Thanks clintj and Kudos to YOU for applying the boxes to other keys and for your success in improvising!! That's exactly what I enjoy hearing. Keep up the good work amigo!
  #26  
Old 08-09-2013, 08:09 PM
Fuzzy125 Fuzzy125 is offline
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Default A quick question for Toby

Should I work through your Blues Fingerpicking Freedom 1 & 2 before tackling the Packs? Or is it the other way around? How would you compare the two series in terms of the level of difficulty?
  #27  
Old 08-10-2013, 06:27 AM
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Should I work through your Blues Fingerpicking Freedom 1 & 2 before tackling the Packs? Or is it the other way around? How would you compare the two series in terms of the level of difficulty?
Hi Fuzzy,

They all work hand in hand and are within the Intermediate fingerpicking level.

The only difference is that the PACKS start out at an intermediate level and take you a bit further.

How about it guys... anyone else have experience with the BFF?

Last edited by Toby Walker; 08-10-2013 at 08:23 AM.
  #28  
Old 08-15-2013, 02:30 PM
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How are you folks coming along with the lessons?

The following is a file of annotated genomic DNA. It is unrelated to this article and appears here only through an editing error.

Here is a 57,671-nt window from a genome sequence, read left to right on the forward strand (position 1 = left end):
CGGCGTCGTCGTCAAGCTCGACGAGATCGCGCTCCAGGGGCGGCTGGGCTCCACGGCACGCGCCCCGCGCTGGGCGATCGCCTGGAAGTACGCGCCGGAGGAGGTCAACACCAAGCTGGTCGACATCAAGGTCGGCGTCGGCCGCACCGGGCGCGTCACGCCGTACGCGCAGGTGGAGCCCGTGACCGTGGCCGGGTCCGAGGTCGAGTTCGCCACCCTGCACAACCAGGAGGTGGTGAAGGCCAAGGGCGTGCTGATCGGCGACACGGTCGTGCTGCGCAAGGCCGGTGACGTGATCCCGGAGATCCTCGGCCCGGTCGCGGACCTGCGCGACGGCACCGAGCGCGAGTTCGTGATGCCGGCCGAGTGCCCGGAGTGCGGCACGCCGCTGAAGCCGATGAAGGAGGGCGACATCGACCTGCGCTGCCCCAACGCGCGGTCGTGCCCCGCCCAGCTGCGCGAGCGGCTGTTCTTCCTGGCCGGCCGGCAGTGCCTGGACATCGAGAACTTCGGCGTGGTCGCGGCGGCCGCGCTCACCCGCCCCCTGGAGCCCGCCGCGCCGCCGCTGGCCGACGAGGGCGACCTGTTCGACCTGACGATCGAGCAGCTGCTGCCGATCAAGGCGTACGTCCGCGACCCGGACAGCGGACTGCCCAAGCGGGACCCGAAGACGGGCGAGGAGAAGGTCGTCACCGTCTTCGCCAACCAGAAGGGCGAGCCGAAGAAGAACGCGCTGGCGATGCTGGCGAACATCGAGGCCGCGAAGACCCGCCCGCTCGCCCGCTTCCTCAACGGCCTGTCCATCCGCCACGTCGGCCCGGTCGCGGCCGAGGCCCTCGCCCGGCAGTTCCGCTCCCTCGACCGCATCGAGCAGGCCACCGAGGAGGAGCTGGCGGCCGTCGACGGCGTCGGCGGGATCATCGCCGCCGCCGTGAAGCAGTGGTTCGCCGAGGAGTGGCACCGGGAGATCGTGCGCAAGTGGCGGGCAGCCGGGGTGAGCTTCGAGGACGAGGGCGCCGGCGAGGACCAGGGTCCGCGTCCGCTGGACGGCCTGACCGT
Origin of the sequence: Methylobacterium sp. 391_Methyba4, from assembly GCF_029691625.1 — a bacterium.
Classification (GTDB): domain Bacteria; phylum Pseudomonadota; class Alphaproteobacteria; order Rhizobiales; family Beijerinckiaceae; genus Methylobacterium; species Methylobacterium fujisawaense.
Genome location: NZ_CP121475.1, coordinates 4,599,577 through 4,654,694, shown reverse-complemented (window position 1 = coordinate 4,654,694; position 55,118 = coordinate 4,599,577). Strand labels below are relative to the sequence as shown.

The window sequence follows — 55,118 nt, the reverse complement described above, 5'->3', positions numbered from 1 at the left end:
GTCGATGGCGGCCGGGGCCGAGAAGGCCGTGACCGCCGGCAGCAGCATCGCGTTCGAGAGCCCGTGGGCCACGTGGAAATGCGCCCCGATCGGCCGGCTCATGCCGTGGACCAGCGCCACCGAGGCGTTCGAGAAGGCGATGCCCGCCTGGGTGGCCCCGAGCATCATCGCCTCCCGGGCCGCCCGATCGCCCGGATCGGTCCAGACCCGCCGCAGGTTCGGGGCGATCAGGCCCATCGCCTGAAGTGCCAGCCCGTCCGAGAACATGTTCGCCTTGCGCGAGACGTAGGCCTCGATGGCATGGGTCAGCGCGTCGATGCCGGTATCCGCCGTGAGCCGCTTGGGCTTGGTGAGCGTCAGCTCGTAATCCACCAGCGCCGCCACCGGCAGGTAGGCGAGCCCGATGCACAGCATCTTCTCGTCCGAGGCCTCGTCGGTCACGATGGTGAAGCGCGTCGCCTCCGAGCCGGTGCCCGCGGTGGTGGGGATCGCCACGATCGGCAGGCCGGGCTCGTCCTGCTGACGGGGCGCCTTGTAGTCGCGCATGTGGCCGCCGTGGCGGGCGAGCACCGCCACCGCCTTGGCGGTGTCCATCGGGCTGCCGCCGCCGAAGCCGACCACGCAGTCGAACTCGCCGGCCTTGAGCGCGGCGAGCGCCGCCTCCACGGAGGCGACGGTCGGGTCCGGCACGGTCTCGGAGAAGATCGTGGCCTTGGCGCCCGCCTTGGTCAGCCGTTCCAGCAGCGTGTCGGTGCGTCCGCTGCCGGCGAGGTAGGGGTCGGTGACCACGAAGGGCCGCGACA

#29  
Old 08-15-2013, 02:39 PM
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I'm doing well, mostly focusing on the first two C pack songs, to get melodies and licks under fingers so I can wean myself from the tab. Not doing much singing but I hope to start another tune thus weekend.
  #30  
Old 08-16-2013, 04:51 AM
LeftArm LeftArm is offline
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I'm still running through the E,D,C,A,G box licks. I'm still conscious that I am playing them from the tab with little alteration (The odd slide or pull off here and there). I've started to try to break this habit by putting two sets on the music stand and playing a few bars from one then the other.
I've also started "Dead Bass in E Across the Board"
I think I may be rushing too much at once...

(I'm also learning Candy Man from the C pack as Eric Bibb does a really nice version on a CD that I have.)